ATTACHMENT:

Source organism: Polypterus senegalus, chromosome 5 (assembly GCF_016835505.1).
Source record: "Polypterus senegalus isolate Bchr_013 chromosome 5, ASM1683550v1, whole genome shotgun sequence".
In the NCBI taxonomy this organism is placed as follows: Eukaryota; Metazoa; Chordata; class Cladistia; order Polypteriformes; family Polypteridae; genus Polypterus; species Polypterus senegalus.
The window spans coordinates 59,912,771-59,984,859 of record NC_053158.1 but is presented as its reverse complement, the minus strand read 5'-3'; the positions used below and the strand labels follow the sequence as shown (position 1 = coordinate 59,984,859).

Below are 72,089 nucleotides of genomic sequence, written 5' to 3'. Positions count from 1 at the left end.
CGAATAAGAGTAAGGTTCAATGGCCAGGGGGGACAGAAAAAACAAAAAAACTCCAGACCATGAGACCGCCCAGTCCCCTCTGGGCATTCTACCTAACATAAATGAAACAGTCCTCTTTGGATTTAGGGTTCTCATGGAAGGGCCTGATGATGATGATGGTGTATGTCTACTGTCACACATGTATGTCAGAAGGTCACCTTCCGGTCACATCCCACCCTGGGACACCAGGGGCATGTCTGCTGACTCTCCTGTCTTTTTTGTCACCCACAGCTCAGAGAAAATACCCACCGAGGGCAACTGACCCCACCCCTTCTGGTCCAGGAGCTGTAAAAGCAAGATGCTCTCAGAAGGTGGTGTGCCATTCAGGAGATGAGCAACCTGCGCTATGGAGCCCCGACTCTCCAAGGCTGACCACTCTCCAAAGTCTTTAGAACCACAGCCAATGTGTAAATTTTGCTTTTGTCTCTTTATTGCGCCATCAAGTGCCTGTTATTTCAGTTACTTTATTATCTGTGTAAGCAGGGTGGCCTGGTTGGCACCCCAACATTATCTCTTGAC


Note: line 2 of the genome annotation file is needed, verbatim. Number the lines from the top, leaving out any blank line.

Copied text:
Source record: "Polypterus senegalus isolate Bchr_013 chromosome 5, ASM1683550v1, whole genome shotgun sequence".